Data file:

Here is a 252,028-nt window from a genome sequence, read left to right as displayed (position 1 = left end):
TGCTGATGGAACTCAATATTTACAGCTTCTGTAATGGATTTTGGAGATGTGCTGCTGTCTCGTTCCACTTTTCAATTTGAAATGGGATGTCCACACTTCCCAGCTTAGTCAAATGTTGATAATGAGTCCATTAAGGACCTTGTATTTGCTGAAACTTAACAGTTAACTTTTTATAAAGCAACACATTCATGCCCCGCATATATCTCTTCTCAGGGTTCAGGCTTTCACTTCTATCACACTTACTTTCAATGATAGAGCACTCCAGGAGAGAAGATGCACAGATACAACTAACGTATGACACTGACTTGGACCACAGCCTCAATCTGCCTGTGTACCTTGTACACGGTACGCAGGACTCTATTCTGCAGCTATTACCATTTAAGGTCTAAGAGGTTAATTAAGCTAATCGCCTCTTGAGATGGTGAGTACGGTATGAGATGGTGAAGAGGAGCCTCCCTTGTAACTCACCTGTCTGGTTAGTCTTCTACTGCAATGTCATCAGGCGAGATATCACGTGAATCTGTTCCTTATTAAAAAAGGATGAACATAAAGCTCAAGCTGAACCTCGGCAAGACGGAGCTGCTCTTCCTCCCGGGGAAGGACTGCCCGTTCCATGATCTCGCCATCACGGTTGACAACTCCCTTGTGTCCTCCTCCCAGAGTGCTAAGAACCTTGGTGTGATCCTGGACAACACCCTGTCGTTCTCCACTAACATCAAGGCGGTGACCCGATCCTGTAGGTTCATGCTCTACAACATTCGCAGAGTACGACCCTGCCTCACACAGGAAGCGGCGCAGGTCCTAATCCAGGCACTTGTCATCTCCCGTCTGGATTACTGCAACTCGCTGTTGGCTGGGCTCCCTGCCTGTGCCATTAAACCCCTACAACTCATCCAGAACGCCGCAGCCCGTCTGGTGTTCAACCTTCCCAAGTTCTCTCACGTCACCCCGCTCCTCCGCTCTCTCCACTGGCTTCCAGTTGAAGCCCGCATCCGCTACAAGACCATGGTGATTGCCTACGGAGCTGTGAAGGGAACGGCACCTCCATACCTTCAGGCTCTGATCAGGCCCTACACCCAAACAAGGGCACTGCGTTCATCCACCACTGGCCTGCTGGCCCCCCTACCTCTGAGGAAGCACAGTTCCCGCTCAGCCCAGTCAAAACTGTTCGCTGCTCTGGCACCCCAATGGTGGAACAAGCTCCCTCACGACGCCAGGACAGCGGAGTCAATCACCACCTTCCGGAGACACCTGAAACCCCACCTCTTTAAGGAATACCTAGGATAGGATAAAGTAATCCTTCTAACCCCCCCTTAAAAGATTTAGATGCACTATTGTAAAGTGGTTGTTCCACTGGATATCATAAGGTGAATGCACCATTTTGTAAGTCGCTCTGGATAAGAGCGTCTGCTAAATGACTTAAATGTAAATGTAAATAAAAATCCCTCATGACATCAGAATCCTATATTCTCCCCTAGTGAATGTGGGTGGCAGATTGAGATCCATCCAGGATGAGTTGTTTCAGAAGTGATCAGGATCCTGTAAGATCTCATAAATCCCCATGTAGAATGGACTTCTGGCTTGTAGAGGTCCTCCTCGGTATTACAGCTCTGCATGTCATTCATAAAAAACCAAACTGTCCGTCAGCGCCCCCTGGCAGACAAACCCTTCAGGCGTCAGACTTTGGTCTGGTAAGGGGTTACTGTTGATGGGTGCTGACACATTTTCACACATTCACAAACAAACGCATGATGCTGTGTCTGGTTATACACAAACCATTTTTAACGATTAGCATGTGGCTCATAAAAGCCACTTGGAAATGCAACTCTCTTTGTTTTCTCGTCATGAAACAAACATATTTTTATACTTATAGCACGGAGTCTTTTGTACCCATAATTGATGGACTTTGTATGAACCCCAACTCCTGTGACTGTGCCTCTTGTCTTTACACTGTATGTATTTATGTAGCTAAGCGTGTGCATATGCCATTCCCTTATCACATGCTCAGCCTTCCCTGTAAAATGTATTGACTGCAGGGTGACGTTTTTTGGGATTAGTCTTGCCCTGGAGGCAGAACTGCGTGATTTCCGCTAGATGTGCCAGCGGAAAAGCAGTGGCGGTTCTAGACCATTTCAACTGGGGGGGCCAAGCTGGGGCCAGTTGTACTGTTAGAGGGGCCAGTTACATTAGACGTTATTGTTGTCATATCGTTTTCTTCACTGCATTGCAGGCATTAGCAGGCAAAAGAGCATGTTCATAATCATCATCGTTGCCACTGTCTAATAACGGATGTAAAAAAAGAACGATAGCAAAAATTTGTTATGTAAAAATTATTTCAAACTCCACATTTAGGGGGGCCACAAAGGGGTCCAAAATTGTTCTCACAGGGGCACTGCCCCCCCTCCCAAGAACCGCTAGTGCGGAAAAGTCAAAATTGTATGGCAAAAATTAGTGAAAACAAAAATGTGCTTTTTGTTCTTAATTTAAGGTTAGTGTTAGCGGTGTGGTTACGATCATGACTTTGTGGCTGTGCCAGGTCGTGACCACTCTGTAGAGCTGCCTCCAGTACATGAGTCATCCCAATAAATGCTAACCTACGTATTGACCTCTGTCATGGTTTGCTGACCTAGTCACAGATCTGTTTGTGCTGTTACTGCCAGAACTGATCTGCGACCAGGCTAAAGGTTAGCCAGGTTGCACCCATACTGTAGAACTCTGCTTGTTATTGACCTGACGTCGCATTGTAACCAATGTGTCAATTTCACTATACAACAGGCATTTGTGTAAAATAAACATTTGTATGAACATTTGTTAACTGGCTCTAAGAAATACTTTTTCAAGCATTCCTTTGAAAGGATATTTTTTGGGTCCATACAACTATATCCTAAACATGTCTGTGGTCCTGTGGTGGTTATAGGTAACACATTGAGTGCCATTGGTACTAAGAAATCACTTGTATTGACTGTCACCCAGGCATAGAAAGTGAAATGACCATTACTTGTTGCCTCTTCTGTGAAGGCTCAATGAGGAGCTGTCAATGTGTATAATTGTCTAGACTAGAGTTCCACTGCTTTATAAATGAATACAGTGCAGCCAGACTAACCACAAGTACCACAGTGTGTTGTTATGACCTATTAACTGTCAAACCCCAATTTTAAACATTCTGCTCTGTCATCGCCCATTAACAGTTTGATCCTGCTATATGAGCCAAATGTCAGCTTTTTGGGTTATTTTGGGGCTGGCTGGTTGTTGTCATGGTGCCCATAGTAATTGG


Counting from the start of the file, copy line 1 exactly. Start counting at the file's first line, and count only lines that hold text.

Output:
Here is a 252,028-nt window from a genome sequence, read left to right as displayed (position 1 = left end):